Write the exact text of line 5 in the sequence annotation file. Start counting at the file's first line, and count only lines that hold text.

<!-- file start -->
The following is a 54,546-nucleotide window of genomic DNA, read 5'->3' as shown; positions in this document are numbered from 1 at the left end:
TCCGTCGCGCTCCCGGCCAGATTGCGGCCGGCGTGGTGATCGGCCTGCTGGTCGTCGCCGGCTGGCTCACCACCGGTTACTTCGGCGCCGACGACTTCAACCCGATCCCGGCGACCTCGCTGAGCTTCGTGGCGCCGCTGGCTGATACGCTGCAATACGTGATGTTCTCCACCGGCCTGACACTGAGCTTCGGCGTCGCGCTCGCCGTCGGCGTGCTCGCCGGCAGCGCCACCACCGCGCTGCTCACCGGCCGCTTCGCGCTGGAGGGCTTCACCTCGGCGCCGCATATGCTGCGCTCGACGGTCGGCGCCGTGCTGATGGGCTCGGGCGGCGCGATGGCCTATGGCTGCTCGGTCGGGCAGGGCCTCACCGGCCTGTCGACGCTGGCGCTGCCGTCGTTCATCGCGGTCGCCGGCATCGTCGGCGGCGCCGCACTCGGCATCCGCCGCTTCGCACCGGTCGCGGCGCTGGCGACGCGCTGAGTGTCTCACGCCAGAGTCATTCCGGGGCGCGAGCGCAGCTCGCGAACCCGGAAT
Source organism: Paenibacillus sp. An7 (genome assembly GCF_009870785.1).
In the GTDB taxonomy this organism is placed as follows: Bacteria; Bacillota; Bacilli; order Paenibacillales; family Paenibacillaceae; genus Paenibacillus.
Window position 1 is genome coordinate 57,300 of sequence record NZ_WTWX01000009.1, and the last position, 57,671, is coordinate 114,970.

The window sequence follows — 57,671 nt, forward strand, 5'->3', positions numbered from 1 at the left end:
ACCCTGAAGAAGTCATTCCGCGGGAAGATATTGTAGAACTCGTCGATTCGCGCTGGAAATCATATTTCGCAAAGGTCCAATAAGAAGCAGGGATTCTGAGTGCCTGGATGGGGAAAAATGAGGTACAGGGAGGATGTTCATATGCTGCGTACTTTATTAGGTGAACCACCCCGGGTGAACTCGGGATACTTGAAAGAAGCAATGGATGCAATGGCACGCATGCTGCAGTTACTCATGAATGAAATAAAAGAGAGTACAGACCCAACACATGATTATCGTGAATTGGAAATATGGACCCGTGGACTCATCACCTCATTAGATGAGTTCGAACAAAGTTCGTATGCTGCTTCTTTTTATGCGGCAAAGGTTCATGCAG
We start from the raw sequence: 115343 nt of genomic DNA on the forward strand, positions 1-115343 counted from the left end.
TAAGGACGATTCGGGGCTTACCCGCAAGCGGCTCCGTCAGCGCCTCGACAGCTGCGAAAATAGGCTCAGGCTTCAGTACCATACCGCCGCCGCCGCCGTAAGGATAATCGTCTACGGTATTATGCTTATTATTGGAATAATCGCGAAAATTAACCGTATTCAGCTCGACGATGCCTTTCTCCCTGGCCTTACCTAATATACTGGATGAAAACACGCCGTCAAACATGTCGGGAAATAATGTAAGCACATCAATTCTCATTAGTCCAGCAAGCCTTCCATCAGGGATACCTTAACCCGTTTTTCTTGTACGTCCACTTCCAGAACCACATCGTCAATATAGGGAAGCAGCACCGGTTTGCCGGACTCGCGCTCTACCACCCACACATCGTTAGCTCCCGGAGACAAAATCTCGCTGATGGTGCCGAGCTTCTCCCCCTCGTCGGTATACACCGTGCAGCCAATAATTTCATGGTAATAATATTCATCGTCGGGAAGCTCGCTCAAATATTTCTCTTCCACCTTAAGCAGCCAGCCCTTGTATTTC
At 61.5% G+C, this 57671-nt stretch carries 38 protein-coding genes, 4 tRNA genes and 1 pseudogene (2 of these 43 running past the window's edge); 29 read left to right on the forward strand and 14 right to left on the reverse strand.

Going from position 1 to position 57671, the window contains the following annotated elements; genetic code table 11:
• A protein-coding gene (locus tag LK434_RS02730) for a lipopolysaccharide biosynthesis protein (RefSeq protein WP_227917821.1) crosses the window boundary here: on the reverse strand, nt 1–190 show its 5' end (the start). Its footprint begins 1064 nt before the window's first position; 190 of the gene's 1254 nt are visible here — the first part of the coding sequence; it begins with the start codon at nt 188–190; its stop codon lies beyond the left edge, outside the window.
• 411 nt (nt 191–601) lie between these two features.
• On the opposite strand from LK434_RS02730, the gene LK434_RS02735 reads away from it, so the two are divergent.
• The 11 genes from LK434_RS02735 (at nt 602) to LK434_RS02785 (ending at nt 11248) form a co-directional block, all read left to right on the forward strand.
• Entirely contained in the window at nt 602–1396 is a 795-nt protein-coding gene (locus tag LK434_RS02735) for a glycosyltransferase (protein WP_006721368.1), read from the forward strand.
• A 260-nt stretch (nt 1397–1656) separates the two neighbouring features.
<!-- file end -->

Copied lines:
Window position 1 is genome coordinate 57,300 of sequence record NZ_WTWX01000009.1, and the last position, 57,671, is coordinate 114,970.